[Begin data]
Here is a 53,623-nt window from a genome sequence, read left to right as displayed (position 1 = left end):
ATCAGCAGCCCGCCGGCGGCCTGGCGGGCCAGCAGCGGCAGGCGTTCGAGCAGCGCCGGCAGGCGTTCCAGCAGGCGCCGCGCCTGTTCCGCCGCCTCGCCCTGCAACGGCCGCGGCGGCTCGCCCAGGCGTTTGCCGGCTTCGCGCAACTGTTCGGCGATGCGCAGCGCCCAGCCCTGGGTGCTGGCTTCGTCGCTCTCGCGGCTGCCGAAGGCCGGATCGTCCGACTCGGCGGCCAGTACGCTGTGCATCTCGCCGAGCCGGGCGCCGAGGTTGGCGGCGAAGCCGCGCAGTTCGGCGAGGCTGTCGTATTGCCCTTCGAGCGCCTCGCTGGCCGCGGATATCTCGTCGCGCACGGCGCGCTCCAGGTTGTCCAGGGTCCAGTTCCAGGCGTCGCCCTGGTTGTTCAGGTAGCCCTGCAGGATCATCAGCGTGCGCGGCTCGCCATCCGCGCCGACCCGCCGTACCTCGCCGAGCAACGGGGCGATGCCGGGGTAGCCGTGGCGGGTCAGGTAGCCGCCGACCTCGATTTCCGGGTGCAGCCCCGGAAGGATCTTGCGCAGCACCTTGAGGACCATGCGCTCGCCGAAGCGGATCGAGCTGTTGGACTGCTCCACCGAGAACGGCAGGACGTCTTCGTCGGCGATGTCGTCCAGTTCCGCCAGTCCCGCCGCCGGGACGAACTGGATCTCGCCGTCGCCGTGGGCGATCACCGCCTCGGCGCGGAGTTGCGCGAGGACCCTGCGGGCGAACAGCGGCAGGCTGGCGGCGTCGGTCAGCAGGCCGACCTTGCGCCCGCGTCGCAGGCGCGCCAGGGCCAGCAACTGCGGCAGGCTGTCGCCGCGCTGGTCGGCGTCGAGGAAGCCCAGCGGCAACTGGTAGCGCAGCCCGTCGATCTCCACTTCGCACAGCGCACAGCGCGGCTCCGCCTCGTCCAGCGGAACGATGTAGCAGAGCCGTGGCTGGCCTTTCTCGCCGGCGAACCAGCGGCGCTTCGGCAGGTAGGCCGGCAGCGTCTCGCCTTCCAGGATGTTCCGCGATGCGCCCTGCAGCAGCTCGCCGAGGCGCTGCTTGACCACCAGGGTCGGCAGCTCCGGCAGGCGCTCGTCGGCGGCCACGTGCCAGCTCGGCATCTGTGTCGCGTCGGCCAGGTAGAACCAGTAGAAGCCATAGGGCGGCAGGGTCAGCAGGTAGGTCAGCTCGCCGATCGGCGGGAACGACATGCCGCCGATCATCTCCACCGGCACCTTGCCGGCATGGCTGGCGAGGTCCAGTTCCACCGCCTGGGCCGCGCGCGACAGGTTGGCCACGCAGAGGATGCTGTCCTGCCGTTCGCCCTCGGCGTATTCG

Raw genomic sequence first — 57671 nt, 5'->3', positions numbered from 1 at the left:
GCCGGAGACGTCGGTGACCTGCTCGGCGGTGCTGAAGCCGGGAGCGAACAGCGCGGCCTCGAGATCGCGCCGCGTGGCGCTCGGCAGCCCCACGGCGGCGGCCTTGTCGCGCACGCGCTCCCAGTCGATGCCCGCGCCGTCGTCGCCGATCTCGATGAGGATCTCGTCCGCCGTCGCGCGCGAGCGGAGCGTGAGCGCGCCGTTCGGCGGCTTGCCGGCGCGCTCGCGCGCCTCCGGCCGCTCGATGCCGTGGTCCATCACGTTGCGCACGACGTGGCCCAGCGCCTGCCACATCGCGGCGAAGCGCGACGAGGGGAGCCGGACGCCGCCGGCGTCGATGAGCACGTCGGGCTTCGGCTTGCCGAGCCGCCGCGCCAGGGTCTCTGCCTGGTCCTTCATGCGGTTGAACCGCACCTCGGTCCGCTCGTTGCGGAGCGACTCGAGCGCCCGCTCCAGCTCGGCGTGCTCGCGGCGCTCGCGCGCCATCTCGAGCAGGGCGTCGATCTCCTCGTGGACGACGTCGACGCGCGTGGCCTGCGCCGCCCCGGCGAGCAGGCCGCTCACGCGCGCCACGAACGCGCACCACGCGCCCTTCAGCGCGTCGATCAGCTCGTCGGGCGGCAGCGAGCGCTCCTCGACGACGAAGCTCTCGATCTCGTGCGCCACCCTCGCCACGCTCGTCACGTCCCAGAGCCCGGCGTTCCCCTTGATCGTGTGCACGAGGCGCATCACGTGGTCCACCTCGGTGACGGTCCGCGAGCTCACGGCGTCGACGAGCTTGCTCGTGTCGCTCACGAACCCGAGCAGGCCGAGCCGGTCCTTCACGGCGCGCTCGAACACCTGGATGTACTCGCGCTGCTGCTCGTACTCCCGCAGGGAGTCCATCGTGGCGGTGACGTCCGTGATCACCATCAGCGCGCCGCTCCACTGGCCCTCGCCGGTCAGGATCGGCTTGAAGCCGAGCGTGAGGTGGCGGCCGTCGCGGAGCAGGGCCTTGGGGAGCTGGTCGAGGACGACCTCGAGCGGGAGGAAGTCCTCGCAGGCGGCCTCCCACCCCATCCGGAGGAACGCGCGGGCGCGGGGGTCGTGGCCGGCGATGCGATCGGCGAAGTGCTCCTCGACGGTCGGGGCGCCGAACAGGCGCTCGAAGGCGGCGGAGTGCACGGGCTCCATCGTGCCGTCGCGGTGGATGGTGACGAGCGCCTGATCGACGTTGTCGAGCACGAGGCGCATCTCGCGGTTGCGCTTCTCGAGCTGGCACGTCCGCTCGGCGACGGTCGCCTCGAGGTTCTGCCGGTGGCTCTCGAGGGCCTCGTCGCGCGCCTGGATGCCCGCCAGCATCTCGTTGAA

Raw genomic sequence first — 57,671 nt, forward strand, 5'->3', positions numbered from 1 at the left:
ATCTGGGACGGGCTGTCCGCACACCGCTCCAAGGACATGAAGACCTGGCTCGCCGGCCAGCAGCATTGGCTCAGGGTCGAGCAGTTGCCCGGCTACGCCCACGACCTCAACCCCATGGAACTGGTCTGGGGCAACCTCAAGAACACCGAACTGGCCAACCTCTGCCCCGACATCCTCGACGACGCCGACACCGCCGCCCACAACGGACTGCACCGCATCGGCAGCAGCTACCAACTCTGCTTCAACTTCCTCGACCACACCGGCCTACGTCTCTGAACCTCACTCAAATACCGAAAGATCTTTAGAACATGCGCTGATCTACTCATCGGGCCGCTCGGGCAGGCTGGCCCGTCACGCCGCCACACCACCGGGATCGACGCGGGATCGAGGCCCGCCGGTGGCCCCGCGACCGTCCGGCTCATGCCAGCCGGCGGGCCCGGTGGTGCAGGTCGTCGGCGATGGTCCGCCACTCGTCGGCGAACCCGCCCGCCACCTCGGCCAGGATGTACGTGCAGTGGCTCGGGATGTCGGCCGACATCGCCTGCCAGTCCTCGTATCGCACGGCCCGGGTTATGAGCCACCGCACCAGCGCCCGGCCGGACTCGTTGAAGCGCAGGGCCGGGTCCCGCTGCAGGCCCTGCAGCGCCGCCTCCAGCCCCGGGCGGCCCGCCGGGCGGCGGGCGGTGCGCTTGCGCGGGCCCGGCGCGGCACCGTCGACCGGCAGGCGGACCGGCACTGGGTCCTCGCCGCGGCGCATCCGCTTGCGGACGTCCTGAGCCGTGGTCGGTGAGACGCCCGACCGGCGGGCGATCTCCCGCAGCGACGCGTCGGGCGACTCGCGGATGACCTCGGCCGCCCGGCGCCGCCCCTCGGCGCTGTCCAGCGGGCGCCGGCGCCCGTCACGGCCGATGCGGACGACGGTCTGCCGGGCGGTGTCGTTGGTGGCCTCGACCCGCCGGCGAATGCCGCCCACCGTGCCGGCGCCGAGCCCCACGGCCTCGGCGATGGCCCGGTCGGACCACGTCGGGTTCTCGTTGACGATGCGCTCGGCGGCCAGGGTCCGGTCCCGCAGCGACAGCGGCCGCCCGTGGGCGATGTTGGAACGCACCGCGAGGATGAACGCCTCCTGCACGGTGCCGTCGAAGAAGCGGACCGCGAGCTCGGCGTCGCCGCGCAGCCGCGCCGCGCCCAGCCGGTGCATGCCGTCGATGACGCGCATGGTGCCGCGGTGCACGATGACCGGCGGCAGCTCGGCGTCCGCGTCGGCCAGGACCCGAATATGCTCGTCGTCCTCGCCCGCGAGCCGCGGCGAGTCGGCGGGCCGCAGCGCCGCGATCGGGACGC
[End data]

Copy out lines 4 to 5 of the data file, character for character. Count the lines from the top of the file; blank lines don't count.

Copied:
GCCGGAGACGTCGGTGACCTGCTCGGCGGTGCTGAAGCCGGGAGCGAACAGCGCGGCCTCGAGATCGCGCCGCGTGGCGCTCGGCAGCCCCACGGCGGCGGCCTTGTCGCGCACGCGCTCCCAGTCGATGCCCGCGCCGTCGTCGCCGATCTCGATGAGGATCTCGTCCGCCGTCGCGCGCGAGCGGAGCGTGAGCGCGCCGTTCGGCGGCTTGCCGGCGCGCTCGCGCGCCTCCGGCCGCTCGATGCCGTGGTCCATCACGTTGCGCACGACGTGGCCCAGCGCCTGCCACATCGCGGCGAAGCGCGACGAGGGGAGCCGGACGCCGCCGGCGTCGATGAGCACGTCGGGCTTCGGCTTGCCGAGCCGCCGCGCCAGGGTCTCTGCCTGGTCCTTCATGCGGTTGAACCGCACCTCGGTCCGCTCGTTGCGGAGCGACTCGAGCGCCCGCTCCAGCTCGGCGTGCTCGCGGCGCTCGCGCGCCATCTCGAGCAGGGCGTCGATCTCCTCGTGGACGACGTCGACGCGCGTGGCCTGCGCCGCCCCGGCGAGCAGGCCGCTCACGCGCGCCACGAACGCGCACCACGCGCCCTTCAGCGCGTCGATCAGCTCGTCGGGCGGCAGCGAGCGCTCCTCGACGACGAAGCTCTCGATCTCGTGCGCCACCCTCGCCACGCTCGTCACGTCCCAGAGCCCGGCGTTCCCCTTGATCGTGTGCACGAGGCGCATCACGTGGTCCACCTCGGTGACGGTCCGCGAGCTCACGGCGTCGACGAGCTTGCTCGTGTCGCTCACGAACCCGAGCAGGCCGAGCCGGTCCTTCACGGCGCGCTCGAACACCTGGATGTACTCGCGCTGCTGCTCGTACTCCCGCAGGGAGTCCATCGTGGCGGTGACGTCCGTGATCACCATCAGCGCGCCGCTCCACTGGCCCTCGCCGGTCAGGATCGGCTTGAAGCCGAGCGTGAGGTGGCGGCCGTCGCGGAGCAGGGCCTTGGGGAGCTGGTCGAGGACGACCTCGAGCGGGAGGAAGTCCTCGCAGGCGGCCTCCCACCCCATCCGGAGGAACGCGCGGGCGCGGGGGTCGTGGCCGGCGATGCGATCGGCGAAGTGCTCCTCGACGGTCGGGGCGCCGAACAGGCGCTCGAAGGCGGCGGAGTGCACGGGCTCCATCGTGCCGTCGCGGTGGATGGTGACGAGCGCCTGATCGACGTTGTCGAGCACGAGGCGCATCTCGCGGTTGCGCTTCTCGAGCTGGCACGTCCGCTCGGCGACGGTCGCCTCGAGGTTCTGCCGGTGGCTCTCGAGGGCCTCGTCGCGCGCCTGGATGCCCGCCAGCATCTCGTTGAA

Raw genomic sequence first — 57,671 nt, forward strand, 5'->3', positions numbered from 1 at the left: